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Clawson v. State, Dept. of Agriculture, Div. of Water Resources

Court of Appeals of Kansas

December 20, 2013

Mary CLAWSON, Trustee, and Clawson Land Partnership, Appellees/Cross-appellants,
v.
STATE of Kansas, DEPARTMENT OF AGRICULTURE, DIVISION OF WATER RESOURCES, Appellant/Cross-appellee.

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Syllabus by the Court

1. Under K.S.A.2012 Supp. 82a-724, final orders of the Kansas Department of Agriculture, Division of Water Resources are reviewed under the Kansas Judicial Review Act, K.S.A. 77-601 et seq. Pursuant to K.S.A.2012 Supp. 77-621(c), a court reviewing an administrative action shall grant relief only if it determines that the agency violated one or more of the provisions listed therein.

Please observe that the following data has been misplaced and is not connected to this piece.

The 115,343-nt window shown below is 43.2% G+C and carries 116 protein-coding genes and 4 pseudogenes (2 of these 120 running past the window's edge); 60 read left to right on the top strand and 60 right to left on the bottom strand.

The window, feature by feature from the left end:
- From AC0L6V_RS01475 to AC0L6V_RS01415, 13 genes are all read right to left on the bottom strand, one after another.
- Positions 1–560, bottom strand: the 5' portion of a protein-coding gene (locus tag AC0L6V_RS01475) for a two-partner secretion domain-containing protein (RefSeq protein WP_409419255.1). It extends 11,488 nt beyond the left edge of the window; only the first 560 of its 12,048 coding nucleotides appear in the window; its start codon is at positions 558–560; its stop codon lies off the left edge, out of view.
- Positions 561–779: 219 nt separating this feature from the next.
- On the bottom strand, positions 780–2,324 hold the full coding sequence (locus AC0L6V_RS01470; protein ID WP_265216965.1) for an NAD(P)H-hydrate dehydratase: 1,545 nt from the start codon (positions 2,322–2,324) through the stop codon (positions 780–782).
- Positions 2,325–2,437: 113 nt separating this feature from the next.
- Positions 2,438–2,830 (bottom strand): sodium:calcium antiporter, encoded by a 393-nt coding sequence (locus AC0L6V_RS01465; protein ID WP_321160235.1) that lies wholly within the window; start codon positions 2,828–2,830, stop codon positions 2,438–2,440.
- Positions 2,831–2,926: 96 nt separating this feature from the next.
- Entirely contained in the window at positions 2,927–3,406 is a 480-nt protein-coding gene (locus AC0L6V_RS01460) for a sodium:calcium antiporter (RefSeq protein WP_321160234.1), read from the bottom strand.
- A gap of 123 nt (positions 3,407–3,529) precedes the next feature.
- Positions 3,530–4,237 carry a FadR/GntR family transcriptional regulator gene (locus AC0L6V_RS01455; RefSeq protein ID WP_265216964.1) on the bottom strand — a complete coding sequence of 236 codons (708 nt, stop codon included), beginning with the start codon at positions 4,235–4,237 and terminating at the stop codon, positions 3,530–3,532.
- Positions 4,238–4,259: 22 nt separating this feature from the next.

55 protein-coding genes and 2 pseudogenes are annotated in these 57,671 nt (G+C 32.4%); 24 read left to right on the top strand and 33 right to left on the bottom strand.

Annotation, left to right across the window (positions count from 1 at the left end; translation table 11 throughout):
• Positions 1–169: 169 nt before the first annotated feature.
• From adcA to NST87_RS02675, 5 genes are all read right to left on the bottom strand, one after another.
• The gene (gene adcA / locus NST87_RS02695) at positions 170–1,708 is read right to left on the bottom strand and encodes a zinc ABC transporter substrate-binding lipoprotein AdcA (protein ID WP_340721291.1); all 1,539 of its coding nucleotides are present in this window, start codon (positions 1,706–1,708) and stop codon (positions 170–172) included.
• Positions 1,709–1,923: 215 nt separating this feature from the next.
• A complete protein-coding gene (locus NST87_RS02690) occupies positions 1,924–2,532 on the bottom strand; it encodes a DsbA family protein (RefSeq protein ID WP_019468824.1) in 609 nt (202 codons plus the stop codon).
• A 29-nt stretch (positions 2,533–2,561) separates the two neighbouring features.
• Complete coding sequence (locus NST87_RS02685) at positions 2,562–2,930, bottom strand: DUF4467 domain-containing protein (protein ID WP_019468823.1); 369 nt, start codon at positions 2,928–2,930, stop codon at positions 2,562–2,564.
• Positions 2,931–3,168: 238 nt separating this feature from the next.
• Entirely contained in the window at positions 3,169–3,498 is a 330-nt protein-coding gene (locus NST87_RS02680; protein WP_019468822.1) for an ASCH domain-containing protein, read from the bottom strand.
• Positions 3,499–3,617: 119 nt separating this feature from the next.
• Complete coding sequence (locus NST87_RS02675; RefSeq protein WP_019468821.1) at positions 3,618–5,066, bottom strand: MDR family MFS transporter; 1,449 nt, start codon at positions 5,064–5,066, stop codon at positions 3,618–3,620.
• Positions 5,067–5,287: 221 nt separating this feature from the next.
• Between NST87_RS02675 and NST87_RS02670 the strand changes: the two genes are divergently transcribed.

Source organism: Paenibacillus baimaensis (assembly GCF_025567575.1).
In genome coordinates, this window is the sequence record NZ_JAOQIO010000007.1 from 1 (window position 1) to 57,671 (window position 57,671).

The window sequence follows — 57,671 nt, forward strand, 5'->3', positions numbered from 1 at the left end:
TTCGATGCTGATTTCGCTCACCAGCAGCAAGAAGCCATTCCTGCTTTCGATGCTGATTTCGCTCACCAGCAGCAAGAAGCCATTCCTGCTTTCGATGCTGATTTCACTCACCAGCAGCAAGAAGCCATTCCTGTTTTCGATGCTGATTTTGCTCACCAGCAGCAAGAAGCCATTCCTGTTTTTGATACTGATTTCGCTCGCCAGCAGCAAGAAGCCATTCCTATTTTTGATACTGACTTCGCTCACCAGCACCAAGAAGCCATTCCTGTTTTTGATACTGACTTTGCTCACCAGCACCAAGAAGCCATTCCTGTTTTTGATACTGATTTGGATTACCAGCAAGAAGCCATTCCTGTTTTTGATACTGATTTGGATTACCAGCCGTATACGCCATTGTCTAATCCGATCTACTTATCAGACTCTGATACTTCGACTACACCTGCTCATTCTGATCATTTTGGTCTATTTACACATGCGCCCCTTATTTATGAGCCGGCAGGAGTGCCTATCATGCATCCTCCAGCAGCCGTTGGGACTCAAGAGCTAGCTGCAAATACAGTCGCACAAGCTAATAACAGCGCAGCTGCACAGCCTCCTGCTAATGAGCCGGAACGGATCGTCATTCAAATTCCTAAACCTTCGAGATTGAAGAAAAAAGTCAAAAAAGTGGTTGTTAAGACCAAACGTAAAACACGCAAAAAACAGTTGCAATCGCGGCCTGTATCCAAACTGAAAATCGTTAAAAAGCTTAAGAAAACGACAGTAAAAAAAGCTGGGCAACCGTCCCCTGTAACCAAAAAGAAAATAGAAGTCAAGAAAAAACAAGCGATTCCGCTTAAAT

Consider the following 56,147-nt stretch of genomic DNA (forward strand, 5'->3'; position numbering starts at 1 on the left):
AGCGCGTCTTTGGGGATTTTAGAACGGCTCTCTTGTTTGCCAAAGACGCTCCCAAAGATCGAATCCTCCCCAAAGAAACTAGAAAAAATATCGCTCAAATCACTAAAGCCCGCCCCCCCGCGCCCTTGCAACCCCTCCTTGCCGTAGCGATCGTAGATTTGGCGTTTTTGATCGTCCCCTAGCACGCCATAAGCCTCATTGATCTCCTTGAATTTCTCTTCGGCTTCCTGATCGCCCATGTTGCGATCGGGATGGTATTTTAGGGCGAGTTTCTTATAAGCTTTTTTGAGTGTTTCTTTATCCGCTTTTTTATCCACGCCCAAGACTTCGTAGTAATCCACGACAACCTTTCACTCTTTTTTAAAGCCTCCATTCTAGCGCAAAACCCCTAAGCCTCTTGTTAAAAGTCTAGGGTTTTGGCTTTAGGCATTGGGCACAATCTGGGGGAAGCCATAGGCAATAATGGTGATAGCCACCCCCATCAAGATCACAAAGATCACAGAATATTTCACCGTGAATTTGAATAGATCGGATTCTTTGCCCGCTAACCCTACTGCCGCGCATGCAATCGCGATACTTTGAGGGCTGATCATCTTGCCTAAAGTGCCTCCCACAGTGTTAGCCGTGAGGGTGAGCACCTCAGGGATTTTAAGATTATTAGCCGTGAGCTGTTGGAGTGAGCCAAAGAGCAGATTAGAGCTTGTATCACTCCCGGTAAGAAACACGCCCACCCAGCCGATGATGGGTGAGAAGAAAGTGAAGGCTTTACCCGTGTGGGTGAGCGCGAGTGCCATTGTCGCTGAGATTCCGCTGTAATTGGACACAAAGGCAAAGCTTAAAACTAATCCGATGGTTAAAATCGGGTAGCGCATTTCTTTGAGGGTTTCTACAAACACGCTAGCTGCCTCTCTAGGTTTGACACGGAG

2. On appeal, an appellate court exercises the same statutorily limited review of an agency's action as does the district court, as though the appeal had been made directly to the appellate court.

3. The party asserting that an agency's action is invalid bears the burden of proving the invalidity.

4. An agency's interpretation of a statute is not accorded any significant deference on judicial review; therefore, whether an agency has exceeded its statutory authority requires the court to interpret the statutes establishing the agency. In this case, the chief engineer's authority is governed by the Kansas Water Appropriation Act, K.S.A. 82a-701 et seq.